Thankfully, there's still summer reading out there with a local spin.
However . . .
The skeptic in us thinks that this white lady might be congratulating herself just a bit too much about living in a tough neighborhood when TENS OF THOUSANDS of people do exactly the same thing without having literary ambitions.
Then again . . .
We appreciate a unique perceptive and artfully crafted words . . .
Barker hopes East of Troost will help readers understand more about the early years of integration and how they inform racist attitudes today. “From a distance, it looks like white residents were cruel and Black people brought in crime and falling property values,” Barker says. “Many people don’t see how orchestrated it all was, by banks and real estate agents and ‘city fathers.’ But everyone I talk with about the book has some bit of truth, some personal memory that they can hang this story onto and get a broader feeling for why things are still so fraught.”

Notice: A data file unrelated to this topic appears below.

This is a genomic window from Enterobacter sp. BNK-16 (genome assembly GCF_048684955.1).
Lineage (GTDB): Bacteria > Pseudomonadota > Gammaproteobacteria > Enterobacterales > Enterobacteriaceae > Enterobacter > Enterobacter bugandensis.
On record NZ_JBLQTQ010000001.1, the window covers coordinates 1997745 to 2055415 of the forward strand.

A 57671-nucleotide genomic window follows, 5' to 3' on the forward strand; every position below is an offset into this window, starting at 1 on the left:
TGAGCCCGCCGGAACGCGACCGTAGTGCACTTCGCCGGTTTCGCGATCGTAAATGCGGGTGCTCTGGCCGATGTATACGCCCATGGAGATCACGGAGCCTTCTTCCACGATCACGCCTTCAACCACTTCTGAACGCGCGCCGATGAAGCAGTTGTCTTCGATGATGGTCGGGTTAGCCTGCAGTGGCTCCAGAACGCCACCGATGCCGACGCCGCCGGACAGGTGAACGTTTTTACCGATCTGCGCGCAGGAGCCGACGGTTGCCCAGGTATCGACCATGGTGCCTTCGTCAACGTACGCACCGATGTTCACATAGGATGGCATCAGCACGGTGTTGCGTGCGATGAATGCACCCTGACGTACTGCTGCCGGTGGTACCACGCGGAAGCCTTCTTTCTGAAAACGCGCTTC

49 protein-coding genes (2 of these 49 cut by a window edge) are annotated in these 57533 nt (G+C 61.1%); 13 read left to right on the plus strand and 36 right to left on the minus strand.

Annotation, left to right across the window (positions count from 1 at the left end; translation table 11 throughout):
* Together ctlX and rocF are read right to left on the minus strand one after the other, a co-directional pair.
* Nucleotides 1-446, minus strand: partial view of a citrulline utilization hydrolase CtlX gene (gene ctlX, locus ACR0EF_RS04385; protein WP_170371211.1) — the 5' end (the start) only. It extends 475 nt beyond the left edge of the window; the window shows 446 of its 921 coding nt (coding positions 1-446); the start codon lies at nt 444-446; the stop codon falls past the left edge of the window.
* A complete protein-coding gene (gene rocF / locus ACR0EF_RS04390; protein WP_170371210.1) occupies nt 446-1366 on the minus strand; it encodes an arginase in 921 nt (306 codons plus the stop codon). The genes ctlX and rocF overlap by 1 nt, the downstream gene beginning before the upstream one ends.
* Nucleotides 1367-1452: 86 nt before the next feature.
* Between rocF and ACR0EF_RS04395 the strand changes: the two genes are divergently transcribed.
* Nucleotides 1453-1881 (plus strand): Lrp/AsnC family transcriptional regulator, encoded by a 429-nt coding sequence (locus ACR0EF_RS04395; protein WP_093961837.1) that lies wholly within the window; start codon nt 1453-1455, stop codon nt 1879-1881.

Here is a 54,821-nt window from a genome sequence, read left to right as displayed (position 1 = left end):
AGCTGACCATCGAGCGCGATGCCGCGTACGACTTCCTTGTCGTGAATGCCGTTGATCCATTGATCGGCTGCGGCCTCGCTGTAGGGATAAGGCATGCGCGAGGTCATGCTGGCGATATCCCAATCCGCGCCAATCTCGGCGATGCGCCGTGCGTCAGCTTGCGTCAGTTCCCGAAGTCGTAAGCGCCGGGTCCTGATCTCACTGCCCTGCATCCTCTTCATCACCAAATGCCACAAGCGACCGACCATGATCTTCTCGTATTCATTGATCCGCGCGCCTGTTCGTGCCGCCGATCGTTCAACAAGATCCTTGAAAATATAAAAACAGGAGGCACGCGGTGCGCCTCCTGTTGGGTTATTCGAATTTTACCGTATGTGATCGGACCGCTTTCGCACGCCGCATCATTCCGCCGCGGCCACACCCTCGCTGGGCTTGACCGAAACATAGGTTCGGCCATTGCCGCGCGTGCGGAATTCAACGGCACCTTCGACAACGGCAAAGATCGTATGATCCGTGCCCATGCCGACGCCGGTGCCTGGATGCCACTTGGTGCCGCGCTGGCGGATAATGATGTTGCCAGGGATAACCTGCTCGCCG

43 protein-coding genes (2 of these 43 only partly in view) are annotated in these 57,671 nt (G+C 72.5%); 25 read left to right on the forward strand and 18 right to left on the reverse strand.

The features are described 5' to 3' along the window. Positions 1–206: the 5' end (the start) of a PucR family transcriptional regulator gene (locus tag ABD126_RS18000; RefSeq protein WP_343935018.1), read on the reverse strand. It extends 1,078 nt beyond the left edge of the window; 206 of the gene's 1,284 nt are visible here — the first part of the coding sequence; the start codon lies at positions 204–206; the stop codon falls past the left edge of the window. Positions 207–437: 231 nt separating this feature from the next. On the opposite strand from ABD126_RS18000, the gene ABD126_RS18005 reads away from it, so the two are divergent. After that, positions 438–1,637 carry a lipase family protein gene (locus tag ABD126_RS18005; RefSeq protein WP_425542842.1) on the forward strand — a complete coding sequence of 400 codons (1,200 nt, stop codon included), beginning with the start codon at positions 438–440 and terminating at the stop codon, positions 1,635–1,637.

Read more via www.TonysKansasCity.com link . . .
Writer and former urban planner Ellen Barker is tapping into one of America's most painful histories in a new novel, East of Troost (She Writes Press, Sept. 6), about a middle-aged white woman who returns to her childhood home east of Kansas City's Troost Avenue-a real-life racial and economic dividing line in the Missouri city.